Thoughts on affordability

  • January 23, 2024

Bill C-56, the Affordable Housing and Groceries Act, covers several topics and the Canadian Bar Association offered suggestions and recommendations in a comprehensive submission from the Commodity Tax, Customs and Trade Section, the Competition and Foreign Investment Review Section and the Construction and Infrastructure Law Section. The most salient ones are summarized below.

Starting with comments from the Commodity Tax, Customs and Trade Section as well as the Construction and Infrastructure Law Section related to Part 1 of the Bill concerning the temporary enhancement to the GST New Residential Property Rebate for new purpose-built rental housing

As the Sections explain, the “Enhanced Rebate seeks to encourage construction of new rental housing by providing a 100% rebate of the GST self-assessed by builders. Under the Excise Tax Act (ETA), builders who construct or substantially renovate rental housing are required to self-assess GST/HST on the fair market value of rental property.” This compares to the existing maximum of 36% rebate of the self-assessed GST for eligible rental units. The rebate amount is being phased out for units valued between $350,000 and $450,000 and eliminated for units valued at more than $450,000.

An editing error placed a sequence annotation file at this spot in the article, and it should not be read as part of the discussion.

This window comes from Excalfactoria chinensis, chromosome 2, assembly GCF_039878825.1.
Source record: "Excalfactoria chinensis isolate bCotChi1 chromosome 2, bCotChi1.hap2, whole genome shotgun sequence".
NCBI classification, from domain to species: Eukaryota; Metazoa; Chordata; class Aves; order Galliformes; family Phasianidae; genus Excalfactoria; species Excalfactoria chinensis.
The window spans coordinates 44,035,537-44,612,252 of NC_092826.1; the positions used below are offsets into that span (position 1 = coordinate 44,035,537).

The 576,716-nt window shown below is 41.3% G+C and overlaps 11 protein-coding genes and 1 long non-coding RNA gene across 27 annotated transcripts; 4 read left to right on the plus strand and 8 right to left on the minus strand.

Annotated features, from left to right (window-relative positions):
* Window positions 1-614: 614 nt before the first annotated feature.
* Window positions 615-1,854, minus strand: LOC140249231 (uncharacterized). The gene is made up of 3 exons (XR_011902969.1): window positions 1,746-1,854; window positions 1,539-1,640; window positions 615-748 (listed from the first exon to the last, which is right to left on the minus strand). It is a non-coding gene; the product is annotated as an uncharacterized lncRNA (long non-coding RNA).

The Sections generally support the Enhanced Rebate but believe it could be improved to increase the availability of rental housing.

One concern is that the implementation is tied exclusively to when construction begins – which must be after September 13, 2023, and before 2030. An approach the CBA letter calls “unnecessarily blunt and arbitrary.”

“Rental housing builders have indicated that the Enhanced Rebate has the potential to encourage the creation of additional housing units in other projects if it were available to projects already under construction,” the Sections explain. They therefore recommend a more equitable approach for construction already started before September 14, 2023. It could be prorated based on the degree of construction as of that date. The full rebate could also be available to projects under construction before September 14, 2023, if the builder “satisfies a condition to build additional rental housing.”

Additionally, the Sections suggest the effective date for the Enhanced Rebate should be the date the self-assessment is required for GST/HST purposes rather than when construction is considered to have begun. This will remove uncertainty as the term “construction” is not defined anywhere in the Excise Tax Act or in Bill C-56. As the CBA letter says, “several points along the development process could potentially be considered the ‘beginning’ of construction.”

Similarly, there can be uncertainty about when construction is to be “substantially complete” to qualify for the Enhanced Rebate. Given that delays are common in the construction industry, often for reasons outside a builder’s control, the CBA letter recommends removing the proposed 2036 deadline for substantial completion.